Learning From My Tactical Mistakes

Learning From My Tactical Mistakes

Jul 21, 2015, 6:41 AM |

Everyday I try to do an hour of tactical training. Similar concept to going to the gym to keep in chess shape and be sharp.


I'm currently working through the Blokh Combinational Motifs, where I attempt to solve as many positions as possible by writing down my analysis and comparing to the solution.


This has given me great material to see what tactical patterns I miss and calculation mistakes keep occuring.


Here I present positions I got incorrect on the 15th of July 2015, giving you the chance to solve them and then point out my own short comings and what I learnt

Blokh Diagram 428 Difficulty 10


I had seen up to 1. Nxe5 Nxe5 2. Nf6 Bxf6 3. Bxf6 Qe6 but then stopped here as in my mind's eye I couldn't play Qh6 as the Bf6 is hanging. However, I did not see that the White Bishop can be defended horizontally across the 6th rank after 4. Rxf5 gf
This is an example of stopping half a move short in analysis
Why does this tactic work?
Primarily because of the weak dark squares around Black's castled king and the geometry of a knight fork at f6 (on a dark square). In addition, White's Rook is active on the f-file, allowing support at f6
Blokh Diagram 432 Difficulty 4

I had purely been obsessed with 1. Nxa7 Nxa7 2. cb Qb7 3. ca Qxa7 4. Qe6 that I did not consider Bg2 to allow the c-pawn to advance to c6 with unstoppable threats at b7
This is an example of not considering all candidate moves before hand. This results in going down one path, and trying to make it work
Why does this tactic work?
Weak light squares around the Black king. A deflection of the Queen allowing the pawn to advance at the same time cutting the Queen from the defence of b7. The utter domination of the long white diagonal by White and the stanglehold on c6 and b7
Blokh Diagram 439 Difficulty 4

I only considered 1. ... Bg3 2. Qxg3 Qc1+ 3. Ke2 Qxb2 and stopped there, assessing that Black was winning due to being up the exchange.
However, I missed the deflection tactic of a3 which allows the invasion at c1 and Rb2 falls with check. If I had though backwards to realise the Knight moves to d2 to aid the King, I would have more patiently come up with the idea to deflect with a3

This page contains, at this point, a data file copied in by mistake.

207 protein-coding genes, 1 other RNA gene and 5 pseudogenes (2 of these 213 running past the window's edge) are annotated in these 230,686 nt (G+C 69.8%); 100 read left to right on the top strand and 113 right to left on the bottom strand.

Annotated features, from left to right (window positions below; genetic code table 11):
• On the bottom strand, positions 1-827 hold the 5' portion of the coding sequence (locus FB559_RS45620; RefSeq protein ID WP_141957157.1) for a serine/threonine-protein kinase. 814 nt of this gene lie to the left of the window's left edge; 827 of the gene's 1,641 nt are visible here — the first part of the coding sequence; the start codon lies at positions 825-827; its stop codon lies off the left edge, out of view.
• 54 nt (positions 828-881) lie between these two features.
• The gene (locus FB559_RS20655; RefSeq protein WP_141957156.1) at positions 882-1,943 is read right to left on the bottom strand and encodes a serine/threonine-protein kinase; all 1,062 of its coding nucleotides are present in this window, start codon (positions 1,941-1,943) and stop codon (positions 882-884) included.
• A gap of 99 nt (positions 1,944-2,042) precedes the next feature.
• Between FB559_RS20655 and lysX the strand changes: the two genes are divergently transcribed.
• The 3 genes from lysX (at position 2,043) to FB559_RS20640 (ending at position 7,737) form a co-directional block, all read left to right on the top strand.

Why does this tactic work?
Black's control of the c1-h6 diagonal, the weakness of White's 1st and 2nd rank, the advanced a-pawn
Blokh Diagram 445 Difficulty 3
I had seen 1. Qb8+ Ke7 2. Bf6+ Kxf6 3. Qd8+ and then I stopped here as I "felt" the Black King could escape. That is lazy analysis. I failed keep going because I "felt" the Black King had too many escape squares at g7, f6 and f5. 
I also because obsessed with using just two pieces (Queen and Bishop) and not involving my Rook. I failed to see the Rook comes into play along the 3rd rank.
This is a good example of me stopping half a move short
In the end, I chose 1. Bf6 thinking this creates the unstoppable threat of Qb8. However, I did not work hard enough to find the counterstrike by Black with Qb6 exploiting White's own back rank
Why does this tactic work?
Black's own weak back rank, weak dark squares around the Black King, White's lateral control along the 3rd rank, the scattered Black pieces which do not support defence
  • Stopping half a move short in calculation
  • Not considering all candidate moves, falling in love with one move and making one's assessment fit the choice
  • Not working hard enough to find the opponent's counterplay
  • Not involving all pieces in the attack